My Semester in Malaysia: Danish Exchange Student from ZIBAT Reflects on His Experience at Taylor’s University

Spending a semester abroad on exchange opened up a whole new world of cultures, friends and experiences for this student from Denmark.


(R-L) Mathias Mortensen with Malaysian friends in KL

Mathias Mortensen is an Architectural Technology and Construction Management student studying at the Zealand Institute of Business and Technology (ZIBAT) in Næstved (Denmark). Asked about his experiences during his semester on exchange at Taylor’s University, he said “One of the biggest – and maybe also the most obvious – difference between Denmark and Malaysia is the climate. In Denmark, we have four different seasons - all four of which are cold compared to Malaysia”! He added that, “The first thing that I experienced was the heat and humidity as I left the airport’s cooler and more comfortable temperature. The second thing I experienced was how accommodating and friendly the people in Malaysia were”.
 
Throughout the semester he made a lot of new friends, with both exchange students and Malaysians. “I did different kinds of trips around Malaysia and especially the trips with the Malaysian students gave me a better look into the Malaysian culture, which I very much enjoyed”.
 
In terms of what he learnt during his exchange, he pointed out that, “Through my course on construction technology I gained knowledge about distinct types of foundations, formwork, scaffolding, portal frames and precast concrete which made me able to localise which types were used on the construction sites that we visited during the semester”. He added that, “I also learned about the basic background theories, concepts and the principles of management. This class has given me a better idea of the importance of management science if you are to start up a new business, or just in general to be able to make an organisation work. I also learnt how important it is to be able to make communication between people work, so that barriers and misunderstandings can be minimized and/or maybe avoided”.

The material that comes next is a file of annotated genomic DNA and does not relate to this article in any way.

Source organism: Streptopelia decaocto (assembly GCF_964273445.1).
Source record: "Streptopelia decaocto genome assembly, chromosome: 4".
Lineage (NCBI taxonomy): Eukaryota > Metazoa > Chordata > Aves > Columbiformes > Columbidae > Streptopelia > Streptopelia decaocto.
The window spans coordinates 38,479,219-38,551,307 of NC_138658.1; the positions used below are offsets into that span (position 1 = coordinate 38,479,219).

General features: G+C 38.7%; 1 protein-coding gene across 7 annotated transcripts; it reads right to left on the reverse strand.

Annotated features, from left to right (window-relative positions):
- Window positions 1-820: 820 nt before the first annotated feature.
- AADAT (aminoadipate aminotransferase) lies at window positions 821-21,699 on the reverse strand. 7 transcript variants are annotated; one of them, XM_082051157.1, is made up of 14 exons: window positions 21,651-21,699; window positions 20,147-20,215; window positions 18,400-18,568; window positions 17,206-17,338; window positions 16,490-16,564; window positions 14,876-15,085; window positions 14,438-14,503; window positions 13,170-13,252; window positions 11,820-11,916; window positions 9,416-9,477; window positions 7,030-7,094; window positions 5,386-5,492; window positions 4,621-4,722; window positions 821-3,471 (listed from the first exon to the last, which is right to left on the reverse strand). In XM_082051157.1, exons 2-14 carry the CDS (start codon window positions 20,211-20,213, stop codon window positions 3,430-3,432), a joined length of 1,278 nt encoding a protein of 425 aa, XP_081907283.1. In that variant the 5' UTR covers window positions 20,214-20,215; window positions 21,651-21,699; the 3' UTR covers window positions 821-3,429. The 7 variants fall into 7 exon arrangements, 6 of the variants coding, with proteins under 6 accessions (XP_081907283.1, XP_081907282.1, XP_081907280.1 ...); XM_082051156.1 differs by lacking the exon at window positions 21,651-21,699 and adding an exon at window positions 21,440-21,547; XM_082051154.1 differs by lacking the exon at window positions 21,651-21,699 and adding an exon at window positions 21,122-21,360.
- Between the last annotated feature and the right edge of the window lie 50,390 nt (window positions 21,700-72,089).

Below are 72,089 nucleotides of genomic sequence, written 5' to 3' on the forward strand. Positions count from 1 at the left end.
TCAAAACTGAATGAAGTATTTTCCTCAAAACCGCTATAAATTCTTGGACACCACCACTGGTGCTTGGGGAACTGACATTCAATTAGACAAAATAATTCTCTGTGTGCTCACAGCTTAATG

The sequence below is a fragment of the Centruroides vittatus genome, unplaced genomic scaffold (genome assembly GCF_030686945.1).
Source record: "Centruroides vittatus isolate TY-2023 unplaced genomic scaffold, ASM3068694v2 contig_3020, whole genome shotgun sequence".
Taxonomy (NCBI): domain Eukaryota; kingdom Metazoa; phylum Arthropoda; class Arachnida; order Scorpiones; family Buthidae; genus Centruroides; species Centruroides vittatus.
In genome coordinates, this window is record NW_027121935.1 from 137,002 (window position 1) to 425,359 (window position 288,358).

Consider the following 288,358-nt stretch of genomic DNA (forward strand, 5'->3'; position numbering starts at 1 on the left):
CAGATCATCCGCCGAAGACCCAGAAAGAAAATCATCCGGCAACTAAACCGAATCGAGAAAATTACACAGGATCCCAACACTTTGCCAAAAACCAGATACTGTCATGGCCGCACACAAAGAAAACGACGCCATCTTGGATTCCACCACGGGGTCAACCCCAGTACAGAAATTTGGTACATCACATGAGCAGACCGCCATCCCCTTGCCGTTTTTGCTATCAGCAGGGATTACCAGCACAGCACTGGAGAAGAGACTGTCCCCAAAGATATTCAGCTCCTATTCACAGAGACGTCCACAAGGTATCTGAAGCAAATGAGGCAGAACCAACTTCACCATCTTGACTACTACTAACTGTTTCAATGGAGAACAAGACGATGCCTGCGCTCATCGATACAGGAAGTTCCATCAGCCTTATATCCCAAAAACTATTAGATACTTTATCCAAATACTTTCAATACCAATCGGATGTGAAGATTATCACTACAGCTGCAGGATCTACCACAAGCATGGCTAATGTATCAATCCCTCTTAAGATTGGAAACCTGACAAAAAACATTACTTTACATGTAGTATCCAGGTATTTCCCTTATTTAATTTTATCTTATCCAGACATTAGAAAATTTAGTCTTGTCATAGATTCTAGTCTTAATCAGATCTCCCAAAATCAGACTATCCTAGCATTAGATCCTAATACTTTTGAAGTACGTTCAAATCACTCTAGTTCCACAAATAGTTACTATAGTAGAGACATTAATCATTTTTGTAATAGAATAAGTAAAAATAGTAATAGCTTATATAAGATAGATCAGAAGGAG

He felt that a Taylor’s students could gain a lot by spending a semester in Denmark. He pointed out that he thought they “would be able to become more independent learners by working with the Danish learning model. Problem based learning (PBL) let’s the students think more independently about the tasks given in class, and that the student must relate to the information and have a more critical approach to information given and found”.  He felt that if a Malaysian student chose to come to Denmark, that they would not only “be able learn a lot about the Danish culture”, but also have the possibility to get to meet a lot of new people and make new friends “just like I did when I did my exchange programme in Malaysia” he said.
 
To read the full interview click here. To find out more about the Global Mobility opportunities at Taylor’s University click here - (Global Matters 2017)